Posted in: Family Law
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The Supreme Court affirmed the ruling of the juvenile court that the Indian Child Welfare Act (ICWA) did not apply to the termination of parental rights proceedings below, holding that the juvenile court did not err in determining that Z.K. was not an "Indian child" under ICWA.After holding a hearing on the applicability of ICWA the juvenile court concluded that ICWA remained inapplicable to Z.K. Turning to the merits, the juvenile court found that the State's reasonable efforts to avoid the out-of-home placement had been unsuccessful and proceeded to terminate the parents' parental rights to Z.K. The court of appeals affirmed. The Supreme Court affirmed, holding that the juvenile court properly determined that Z.K. did not meet the definition of "Indian child" under the applicable ICWA statutes. View "In re Z.K." on Justia Law

Posted in: Family Law
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The Supreme Court further modified a hybrid traditional and rehabilitative alimony award that the court of appeals modified in this case, holding that this Court hereby adopts transitional alimony as another tool to do equity in calculating spousal support.In this divorce action, the district court entered a decree dissolving the parties' seventeen-year marriage, ordering shared custody and physical care of the children, and diving the marital property. On appeal, the court of appeals increased the spousal support award and recalculated Husband child support obligation. On appeal, Husband argued that the increase in the spousal support award and duration was excessive and unnecessary. The Supreme Court affirmed the decision as modified, holding that the alimony is modified as to the amount and duration and that this modification required a recalculation of child support. View "In re Marriage of Pazhoor" on Justia Law

Posted in: Family Law
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The Supreme Court reversed the judgment of the juvenile court terminating the parental rights with respect to two Indian children under the Indian Child Welfare Act (ICWA), 25 U.S.C. 1903(4), and Iowa Code chapter 232B (Iowa ICWA), holding that the juvenile court erred in considering the best interests of the children on the narrow question of transfer to the tribal court.In 2018, the State commenced child-in-need-of-assistance proceedings involving the older child, and in 2019, the Sate commenced CINA proceedings against the younger child. The Omaha Tribe of Nebraska & Iowa (Tribe) was granted intervention and subsequently filed a motion to transfer the case to tribal court. The juvenile court denied the motion to transfer on the ground that it would not be in the best interests of the children. The court then terminated the parental rights of both parents. The Supreme Court reversed, holding that the juvenile court erred in denying the Tribe's motion to transfer jurisdiction. View "In re T.F." on Justia Law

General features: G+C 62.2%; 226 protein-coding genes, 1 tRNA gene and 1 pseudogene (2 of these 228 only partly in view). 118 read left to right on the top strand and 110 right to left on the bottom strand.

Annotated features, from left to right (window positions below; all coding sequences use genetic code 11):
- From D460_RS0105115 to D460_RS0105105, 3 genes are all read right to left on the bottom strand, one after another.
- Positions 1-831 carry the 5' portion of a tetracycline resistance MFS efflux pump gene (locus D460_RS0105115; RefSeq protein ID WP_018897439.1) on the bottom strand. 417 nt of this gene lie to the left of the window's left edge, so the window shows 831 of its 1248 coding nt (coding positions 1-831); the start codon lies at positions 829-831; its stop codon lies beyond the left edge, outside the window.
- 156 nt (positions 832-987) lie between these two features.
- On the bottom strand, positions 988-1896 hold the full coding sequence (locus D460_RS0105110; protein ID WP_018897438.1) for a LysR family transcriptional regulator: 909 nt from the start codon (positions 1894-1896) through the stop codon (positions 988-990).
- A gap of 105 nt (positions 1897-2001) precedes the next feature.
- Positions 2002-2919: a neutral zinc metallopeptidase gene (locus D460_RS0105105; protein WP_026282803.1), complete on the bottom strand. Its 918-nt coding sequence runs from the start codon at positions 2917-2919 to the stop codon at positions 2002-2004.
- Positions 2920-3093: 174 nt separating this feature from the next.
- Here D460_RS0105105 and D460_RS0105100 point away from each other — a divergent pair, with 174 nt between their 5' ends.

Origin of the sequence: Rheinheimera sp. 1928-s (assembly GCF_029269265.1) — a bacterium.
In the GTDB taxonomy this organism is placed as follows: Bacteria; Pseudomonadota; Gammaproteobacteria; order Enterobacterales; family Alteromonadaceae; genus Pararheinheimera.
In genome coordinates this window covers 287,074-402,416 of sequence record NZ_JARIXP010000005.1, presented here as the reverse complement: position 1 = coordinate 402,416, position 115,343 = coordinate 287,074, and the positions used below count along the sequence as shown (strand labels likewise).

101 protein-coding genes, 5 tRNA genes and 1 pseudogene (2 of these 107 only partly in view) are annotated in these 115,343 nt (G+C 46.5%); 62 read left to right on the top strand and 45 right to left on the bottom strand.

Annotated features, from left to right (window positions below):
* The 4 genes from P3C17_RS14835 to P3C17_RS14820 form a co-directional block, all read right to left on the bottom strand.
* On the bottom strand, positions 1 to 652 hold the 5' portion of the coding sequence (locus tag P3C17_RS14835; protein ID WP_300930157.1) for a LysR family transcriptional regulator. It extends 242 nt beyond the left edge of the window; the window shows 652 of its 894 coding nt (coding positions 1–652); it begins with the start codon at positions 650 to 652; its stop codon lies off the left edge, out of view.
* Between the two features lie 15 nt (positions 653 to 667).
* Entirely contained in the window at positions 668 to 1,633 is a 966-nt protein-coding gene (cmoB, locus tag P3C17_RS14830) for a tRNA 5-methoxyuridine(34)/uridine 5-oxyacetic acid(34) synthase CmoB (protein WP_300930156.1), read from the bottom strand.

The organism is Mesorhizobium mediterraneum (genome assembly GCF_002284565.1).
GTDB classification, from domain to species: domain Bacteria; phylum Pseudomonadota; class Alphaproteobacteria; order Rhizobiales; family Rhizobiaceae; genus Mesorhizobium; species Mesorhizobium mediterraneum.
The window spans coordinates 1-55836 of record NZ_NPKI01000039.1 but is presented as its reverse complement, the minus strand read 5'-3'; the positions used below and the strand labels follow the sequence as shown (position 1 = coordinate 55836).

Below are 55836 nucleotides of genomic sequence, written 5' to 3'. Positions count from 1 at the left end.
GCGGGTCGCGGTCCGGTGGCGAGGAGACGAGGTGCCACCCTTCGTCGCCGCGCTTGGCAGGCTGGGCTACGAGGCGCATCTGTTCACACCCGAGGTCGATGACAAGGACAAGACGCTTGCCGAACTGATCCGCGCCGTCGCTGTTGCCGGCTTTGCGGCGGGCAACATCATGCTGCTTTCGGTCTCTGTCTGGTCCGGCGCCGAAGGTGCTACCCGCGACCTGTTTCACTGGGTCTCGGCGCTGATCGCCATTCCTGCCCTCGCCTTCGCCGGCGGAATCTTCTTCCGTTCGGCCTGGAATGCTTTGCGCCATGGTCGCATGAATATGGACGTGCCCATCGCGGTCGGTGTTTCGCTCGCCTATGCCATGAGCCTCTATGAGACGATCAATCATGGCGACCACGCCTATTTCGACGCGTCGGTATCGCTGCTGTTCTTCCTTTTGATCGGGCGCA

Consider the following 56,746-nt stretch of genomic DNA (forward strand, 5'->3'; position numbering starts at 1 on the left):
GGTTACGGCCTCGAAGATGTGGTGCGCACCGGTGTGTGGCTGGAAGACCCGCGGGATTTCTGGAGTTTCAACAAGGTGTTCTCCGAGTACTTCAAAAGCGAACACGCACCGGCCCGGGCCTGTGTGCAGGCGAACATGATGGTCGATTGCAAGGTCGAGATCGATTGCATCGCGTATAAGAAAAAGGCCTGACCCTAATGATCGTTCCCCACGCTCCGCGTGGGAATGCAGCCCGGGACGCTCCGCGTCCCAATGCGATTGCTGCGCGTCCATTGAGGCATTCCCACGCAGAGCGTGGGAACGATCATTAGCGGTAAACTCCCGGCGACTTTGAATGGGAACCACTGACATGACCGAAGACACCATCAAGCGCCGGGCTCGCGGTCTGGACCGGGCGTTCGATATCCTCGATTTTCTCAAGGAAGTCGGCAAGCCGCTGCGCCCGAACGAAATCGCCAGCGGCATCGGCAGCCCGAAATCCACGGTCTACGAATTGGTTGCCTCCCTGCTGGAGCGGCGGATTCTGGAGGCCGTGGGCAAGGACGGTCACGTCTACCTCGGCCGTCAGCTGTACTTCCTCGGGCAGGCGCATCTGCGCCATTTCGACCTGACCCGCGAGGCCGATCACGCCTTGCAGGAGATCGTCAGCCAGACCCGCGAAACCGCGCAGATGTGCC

Posted in: Family Law
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The Supreme Court reversed the order of the juvenile court terminating Father's parental rights to his child, holding that the juvenile court erred when it terminated Father's parental rights because the child was not adjudicated a child in need of assistance (CINA).The juvenile court ultimately concluded that it could terminate Father's parental rights because the child was previously adjudicated CINA in a previous CINA proceeding that resulted in a guardianship. The court then terminated Father's rights under Iowa Code 232.116(1)(f) and (g). The Supreme Court reversed and remanded the case for further proceedings, holding that a prior CINA adjudication in a closed case cannot be utilized to meet the statutory requirements of 232.116(1)(f) and (g) for a second CINA proceeding. View "In re L.B." on Justia Law